2) Attention plastic-lovers…Have plastic AND cash on you at all times. The worst thing is when you’re trying to go somewhere, you’ve already walked the distance from your apartment to the closest Metro, you go downstairs to buy a ticket, and the credit card function (or cash function) isn’t working. You’re out of luck and will have to walk back up the escalator. For anyone that gets on or off at Woodley Park Zoo/Adams Morgan like I do, you know what I’m talking about it. According to my Foreign Policy professor, we live by the steepest entrance to any metro stop in D.C. You don’t want to have to do that more than once.
SmartGirl trick- In order to avoid ATM fees if you don’t bank in the area, I get “cash back” whenever I pay with my Debit card at CVS or the grocery. ATM fees add up!
3) Grocery shopping for ONE is a TWO person job. Pick your grocery buddy immediately. Mine is my apartment-mate Amanda. Grocery shopping is tricky in the city. I don’t have a little black wire rolling cart that all cute, city girls should have because I’m only technically a city girl for a semester, so I have resorted to carrying my grocery bags with my own two hands and the help of Amanda (and a very large, durable Kenneth Cole duffle-like purse). I know, I know–back to the dark ages! Just kidding.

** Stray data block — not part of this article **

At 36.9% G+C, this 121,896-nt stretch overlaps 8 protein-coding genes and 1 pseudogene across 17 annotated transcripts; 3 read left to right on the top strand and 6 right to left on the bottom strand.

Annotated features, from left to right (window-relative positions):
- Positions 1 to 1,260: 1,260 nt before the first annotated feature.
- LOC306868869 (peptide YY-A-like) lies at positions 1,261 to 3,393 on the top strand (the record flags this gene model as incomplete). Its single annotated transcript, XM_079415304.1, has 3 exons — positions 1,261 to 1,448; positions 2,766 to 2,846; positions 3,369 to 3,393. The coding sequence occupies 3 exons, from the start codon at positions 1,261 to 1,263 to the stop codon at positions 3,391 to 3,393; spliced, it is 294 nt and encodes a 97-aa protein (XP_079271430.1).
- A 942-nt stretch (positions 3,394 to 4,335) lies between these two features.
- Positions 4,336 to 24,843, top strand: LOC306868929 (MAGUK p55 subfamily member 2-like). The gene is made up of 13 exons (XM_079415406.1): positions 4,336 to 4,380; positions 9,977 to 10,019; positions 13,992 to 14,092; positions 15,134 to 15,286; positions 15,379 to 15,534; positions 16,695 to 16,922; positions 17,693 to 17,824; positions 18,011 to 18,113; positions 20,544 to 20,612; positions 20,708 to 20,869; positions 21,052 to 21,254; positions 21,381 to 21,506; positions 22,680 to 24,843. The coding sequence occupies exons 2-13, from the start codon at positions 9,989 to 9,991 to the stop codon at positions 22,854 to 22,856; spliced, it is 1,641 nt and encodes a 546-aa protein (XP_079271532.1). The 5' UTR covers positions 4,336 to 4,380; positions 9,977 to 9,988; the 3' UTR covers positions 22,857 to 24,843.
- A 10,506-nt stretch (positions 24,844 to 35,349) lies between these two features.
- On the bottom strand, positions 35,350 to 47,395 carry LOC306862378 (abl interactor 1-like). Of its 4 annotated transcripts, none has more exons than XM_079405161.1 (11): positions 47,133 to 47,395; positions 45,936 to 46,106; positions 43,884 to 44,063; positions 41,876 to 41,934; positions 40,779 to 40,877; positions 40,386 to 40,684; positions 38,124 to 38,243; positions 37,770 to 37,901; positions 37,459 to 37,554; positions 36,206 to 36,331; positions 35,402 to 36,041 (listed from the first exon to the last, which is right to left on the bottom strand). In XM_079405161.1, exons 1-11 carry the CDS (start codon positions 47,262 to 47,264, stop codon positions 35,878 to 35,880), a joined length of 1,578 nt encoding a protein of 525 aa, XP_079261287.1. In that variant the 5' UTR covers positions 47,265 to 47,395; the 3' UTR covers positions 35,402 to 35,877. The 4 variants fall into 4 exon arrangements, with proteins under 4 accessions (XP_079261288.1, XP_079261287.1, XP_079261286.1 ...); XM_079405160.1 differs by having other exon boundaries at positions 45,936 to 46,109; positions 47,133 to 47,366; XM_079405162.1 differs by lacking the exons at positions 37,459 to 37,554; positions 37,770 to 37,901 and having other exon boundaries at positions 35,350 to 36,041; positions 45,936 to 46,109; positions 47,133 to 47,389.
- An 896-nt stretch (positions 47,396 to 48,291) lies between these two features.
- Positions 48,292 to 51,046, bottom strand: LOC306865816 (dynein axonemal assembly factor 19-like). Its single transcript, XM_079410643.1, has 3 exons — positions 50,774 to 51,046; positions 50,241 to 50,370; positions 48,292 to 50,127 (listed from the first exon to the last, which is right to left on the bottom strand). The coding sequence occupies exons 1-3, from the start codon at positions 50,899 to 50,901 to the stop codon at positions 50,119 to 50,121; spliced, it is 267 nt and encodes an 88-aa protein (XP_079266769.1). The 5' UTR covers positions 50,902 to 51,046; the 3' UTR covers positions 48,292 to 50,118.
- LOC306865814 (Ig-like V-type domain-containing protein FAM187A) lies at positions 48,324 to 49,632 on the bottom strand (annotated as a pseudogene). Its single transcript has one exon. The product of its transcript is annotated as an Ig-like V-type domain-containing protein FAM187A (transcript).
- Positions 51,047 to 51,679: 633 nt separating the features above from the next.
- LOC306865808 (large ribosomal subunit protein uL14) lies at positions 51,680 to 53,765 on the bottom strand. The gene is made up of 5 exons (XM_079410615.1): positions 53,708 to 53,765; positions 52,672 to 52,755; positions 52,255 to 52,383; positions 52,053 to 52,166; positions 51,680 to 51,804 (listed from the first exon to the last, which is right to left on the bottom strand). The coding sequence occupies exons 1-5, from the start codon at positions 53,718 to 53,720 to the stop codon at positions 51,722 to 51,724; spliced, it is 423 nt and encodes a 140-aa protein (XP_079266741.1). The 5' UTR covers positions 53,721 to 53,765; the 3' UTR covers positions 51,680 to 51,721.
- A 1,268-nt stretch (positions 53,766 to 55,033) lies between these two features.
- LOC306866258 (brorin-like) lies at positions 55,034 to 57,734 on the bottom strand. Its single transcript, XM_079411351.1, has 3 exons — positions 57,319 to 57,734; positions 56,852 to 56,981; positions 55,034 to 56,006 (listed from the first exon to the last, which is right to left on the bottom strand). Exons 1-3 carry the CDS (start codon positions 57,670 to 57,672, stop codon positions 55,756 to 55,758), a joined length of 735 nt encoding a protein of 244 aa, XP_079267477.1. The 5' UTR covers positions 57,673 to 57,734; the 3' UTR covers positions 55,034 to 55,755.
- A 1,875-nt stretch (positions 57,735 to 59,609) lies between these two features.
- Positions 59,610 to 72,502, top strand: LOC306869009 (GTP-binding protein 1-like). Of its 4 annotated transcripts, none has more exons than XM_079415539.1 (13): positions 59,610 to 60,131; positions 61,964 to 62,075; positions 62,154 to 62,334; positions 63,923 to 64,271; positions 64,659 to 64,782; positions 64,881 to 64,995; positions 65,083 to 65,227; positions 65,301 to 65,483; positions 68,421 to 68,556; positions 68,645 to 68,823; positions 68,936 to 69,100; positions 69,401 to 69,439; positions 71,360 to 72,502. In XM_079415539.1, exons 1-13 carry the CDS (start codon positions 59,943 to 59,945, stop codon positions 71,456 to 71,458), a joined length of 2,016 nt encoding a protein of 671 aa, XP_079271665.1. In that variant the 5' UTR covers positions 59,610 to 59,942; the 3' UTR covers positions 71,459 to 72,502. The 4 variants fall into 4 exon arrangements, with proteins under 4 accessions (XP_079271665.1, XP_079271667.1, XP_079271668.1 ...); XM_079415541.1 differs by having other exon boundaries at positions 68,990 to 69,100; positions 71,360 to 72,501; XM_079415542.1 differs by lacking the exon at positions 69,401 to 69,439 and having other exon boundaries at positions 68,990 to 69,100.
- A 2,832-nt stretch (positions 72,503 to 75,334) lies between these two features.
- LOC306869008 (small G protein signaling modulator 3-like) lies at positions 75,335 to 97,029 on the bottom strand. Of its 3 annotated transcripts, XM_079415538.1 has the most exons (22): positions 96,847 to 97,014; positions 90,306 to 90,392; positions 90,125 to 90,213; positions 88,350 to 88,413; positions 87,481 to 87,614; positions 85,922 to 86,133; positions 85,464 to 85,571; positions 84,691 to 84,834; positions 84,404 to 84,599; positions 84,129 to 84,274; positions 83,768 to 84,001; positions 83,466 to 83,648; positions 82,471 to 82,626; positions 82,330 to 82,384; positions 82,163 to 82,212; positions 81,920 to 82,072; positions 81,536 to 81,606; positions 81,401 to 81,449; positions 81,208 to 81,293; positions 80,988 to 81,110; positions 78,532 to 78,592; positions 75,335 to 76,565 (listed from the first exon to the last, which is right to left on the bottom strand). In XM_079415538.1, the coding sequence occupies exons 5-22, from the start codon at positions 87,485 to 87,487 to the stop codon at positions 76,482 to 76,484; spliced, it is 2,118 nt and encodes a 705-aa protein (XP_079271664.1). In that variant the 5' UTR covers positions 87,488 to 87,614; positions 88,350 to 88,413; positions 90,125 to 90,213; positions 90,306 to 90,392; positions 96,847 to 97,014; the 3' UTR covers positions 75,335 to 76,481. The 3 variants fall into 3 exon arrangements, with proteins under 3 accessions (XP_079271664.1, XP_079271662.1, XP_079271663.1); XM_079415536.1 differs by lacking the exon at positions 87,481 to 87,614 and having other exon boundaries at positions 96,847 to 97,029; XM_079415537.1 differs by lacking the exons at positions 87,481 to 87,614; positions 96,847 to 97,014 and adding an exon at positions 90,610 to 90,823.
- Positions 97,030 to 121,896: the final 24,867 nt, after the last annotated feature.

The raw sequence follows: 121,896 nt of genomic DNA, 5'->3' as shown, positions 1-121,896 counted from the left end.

But I don’t think anyone could argue with the fact that when your nearest grocery store is more than 10 city blocks away and you live on the fifth floor of your apartment building, you get tired slightly faster than the short walk from your car to your house.
SmartGirl trick- After a long, tiring day at the office or sightseeing, grocery buddies can always be bribed with always-on-sale mini Haagen-Dazs or Ben&Jerry’s ice cream cups in the freezer section. They are usually a buck each and a worthwhile reason to make the trek!
4) As a DC intern, there’s always an eye and an ear on you. You know that rude, petty, or gossipy conversation you had with your friend on the Metro on the way to the office this morning? Well, just take one visit to the popular DC Interns blog and I bet you will think twice before having that conversation. Metros are close quarters, people can hear you, and believe it or not, what you say in what you see as a danger-free zone actually could have an effect on the relationships you build with your intern peers, coworkers, or supervisors and actually does have an effect on the way interns are viewed in the district. Remember, you are in a city surrounded by people whose jobs are more related to yours than you would think– they basically ALL are in some way related to the U.S. government or something to do with politics. It’s a huge city, but it sure is easy to find someone with something in common here. Use it to your advantage by being a smart, professional intern, NOT a sloppy one.
That’s all for now, folks. As the semester goes on, I will revisit this post and perhaps write more intern/DC newbie advice that I have picked up along the way.
I potentially have an exciting night ahead of me– I won’t lay out here what it is in case it doesn’t happen, but let’s just say it involves me and my favorite thing to do EVER- JOURNALISM WORK! 🙂
I’ll explain tomorrow or the next day if my plans ended up happening– and why I couldn’t share more fully now!
Have a great night!